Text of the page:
The last time, I believe, brethren and sisters, that I had the
privilege of speaking from this stand, was the day previous to my
starting for the southern country. We were then expecting a visit from
a very formidable force, directly from the State of Missouri. It waked
up in my mind the feelings that I used to have—say from ten to twenty
years ago, in hearing the constant annoyance of an approaching enemy.
And according to the report which has been published of my remarks, I
talked rather strong. But one thing is evident—if I did not talk
strong, it was not because I did not feel strong on the occasion.
I left the next morning and wended my way southward. I visited the
different settlements hurriedly, until I reached Parowan, in the
county of Iron, the place of the first settlement in the southern part
of the Territory. When I arrived there, it appeared that some rumor
or spirit of surprise had reached them; for there were active
operations going on, seemingly preparing for something that was near
at hand. As I drove in at the gate, I beheld the military on the
square exercising, and was immediately surrounded by the "Iron
Battalion," which seemed to have held its own very well since it was
organized in that place.
They had assembled together under the impression that their country
was about to be invaded by an army from the United States, and that it
was necessary to make preparation by examining each other's arms, and
to make everything ready by preparing to strike in any direction and
march to such places as might be necessary in the defense of their
As it will be well recollected, I was the President of the company
that first made the settlement there. I was received with every
feeling of enthusiasm, and I never found them in better spirits. They
were willing any moment to touch fire to their homes, and hide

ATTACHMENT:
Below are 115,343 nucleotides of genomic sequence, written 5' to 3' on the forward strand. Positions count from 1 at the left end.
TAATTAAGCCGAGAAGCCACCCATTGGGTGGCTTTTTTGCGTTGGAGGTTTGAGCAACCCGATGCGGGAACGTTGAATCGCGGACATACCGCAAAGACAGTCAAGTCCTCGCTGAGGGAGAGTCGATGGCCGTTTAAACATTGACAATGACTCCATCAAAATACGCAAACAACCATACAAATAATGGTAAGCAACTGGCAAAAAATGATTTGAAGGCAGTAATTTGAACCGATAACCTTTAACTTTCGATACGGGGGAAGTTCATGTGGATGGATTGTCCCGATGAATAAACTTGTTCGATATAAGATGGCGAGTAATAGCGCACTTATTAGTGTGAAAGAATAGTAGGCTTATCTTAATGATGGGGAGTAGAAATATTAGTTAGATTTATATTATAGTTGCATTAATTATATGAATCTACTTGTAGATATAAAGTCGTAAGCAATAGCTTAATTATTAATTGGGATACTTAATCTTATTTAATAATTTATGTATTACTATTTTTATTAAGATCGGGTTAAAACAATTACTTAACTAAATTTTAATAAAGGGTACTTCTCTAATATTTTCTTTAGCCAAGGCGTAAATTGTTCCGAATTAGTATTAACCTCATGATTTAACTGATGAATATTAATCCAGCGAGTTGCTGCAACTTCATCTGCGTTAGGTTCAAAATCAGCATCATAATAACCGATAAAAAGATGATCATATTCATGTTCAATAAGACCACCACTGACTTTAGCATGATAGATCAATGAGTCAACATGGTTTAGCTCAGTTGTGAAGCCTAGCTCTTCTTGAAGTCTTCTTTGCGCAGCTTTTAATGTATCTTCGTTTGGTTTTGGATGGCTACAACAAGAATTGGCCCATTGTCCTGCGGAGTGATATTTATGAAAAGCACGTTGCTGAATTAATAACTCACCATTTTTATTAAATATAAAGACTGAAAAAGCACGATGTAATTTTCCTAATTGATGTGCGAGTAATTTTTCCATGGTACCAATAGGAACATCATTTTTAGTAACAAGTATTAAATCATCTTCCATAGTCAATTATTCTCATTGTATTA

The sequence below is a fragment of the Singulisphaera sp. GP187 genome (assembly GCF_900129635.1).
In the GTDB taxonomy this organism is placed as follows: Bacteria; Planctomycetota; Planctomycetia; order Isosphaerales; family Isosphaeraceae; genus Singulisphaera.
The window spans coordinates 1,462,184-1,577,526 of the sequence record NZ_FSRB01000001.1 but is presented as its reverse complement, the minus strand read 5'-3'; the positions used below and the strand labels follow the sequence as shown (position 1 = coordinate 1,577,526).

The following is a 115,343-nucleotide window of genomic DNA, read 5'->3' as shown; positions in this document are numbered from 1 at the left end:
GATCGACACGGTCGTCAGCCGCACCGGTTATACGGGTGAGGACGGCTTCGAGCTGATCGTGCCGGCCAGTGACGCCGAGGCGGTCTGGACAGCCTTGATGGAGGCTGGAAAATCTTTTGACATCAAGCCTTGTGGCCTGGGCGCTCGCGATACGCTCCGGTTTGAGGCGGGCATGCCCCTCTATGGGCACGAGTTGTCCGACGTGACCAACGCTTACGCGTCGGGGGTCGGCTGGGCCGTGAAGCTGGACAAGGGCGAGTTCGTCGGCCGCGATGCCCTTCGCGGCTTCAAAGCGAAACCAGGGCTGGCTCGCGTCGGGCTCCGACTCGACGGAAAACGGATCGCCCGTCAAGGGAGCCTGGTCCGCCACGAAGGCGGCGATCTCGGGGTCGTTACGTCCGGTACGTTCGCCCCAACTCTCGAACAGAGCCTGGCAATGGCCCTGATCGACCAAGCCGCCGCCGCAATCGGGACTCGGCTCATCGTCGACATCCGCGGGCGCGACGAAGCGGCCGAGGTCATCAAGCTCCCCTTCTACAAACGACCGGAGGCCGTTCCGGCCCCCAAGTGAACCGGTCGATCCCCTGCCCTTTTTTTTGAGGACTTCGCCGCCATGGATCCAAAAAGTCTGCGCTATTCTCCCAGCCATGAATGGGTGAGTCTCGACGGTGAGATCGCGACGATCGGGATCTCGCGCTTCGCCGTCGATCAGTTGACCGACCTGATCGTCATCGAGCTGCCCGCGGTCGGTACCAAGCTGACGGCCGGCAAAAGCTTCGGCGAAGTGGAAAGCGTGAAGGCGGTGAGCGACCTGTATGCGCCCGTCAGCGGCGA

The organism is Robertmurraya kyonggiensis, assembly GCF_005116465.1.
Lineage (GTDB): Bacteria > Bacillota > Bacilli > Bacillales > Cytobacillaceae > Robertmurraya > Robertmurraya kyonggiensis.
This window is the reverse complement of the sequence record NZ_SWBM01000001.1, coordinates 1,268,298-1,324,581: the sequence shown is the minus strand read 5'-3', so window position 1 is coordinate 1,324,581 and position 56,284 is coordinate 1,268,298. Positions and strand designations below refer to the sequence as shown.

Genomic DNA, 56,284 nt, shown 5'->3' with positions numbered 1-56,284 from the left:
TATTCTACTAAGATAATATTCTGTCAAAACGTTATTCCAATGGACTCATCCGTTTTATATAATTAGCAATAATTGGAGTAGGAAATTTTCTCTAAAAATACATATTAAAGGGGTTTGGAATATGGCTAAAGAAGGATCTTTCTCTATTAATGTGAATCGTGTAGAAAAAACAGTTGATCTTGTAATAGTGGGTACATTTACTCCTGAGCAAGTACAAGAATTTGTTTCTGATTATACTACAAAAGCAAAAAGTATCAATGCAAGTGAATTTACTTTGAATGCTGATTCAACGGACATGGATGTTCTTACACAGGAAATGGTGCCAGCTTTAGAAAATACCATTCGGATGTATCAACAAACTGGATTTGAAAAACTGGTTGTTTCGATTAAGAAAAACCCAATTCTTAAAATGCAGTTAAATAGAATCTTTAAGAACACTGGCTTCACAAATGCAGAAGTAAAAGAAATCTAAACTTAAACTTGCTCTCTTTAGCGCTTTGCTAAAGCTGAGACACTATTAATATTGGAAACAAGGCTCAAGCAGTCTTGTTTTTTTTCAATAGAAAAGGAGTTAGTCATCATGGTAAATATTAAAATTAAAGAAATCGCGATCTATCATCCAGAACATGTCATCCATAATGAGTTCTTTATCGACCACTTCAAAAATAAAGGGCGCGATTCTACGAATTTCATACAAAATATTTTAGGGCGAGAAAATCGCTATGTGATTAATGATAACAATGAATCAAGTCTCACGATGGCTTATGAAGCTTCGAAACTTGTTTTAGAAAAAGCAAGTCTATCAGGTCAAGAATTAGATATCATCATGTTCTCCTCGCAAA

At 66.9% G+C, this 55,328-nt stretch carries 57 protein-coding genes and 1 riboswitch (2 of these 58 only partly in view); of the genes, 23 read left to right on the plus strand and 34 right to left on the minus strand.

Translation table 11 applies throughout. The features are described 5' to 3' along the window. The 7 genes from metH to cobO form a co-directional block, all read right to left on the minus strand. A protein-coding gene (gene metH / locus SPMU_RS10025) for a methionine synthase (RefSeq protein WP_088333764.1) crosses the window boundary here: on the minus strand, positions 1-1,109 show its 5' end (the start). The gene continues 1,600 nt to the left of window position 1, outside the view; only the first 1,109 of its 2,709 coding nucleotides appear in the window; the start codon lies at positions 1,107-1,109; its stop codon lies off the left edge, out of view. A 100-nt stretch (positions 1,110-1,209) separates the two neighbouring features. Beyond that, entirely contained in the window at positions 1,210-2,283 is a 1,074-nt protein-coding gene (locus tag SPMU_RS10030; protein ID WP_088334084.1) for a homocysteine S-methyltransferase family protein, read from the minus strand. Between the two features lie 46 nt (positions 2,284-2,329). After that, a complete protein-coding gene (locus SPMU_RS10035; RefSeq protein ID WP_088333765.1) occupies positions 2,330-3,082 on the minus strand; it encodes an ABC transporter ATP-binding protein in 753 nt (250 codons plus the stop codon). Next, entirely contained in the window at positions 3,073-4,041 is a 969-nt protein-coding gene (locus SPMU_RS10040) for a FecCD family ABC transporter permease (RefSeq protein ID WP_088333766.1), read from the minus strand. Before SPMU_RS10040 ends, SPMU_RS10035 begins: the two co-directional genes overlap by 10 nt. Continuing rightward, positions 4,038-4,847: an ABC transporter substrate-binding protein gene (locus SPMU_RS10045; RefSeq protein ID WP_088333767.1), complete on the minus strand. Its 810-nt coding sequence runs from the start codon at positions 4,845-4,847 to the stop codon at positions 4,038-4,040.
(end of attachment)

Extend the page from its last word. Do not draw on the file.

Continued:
themselves in the mountains, and to defend their country to the very
Now, there had been no such preaching as that when I went away; but
the Spirit seemed to burn in my bones to visit all these settlements
in that southern region. Colonel Dame was about organizing the
military of that district under the law of last winter. As the Colonel
was going along to organize the military, I got into the carriage and
went on a mission of peace, to preach to the people. When I got to
Cedar, I found the Battalions on parade, and the Colonel talked to
them and completed the new organization.
On the following day, I addressed the Saints at their meetinghouse. I
never had greater liberty of speech to proclaim to the people my
feelings and views; and in spite of all I could do, I found myself
preaching a military discourse; and I told them, in case of invasion,
it might be necessary to set fire to our property, and hide in the
mountains, and leave our enemies to do the best they could. It seemed
to be hailed with the same enthusiasm that it was at Parowan.
That was the same Sabbath that brother Young was preaching the same
kind of doctrine; and I am perfectly satisfied that all the districts
in the southern country would have given him their unanimous vote.
I then went to Harmony. Brother Dame preached to the military, and I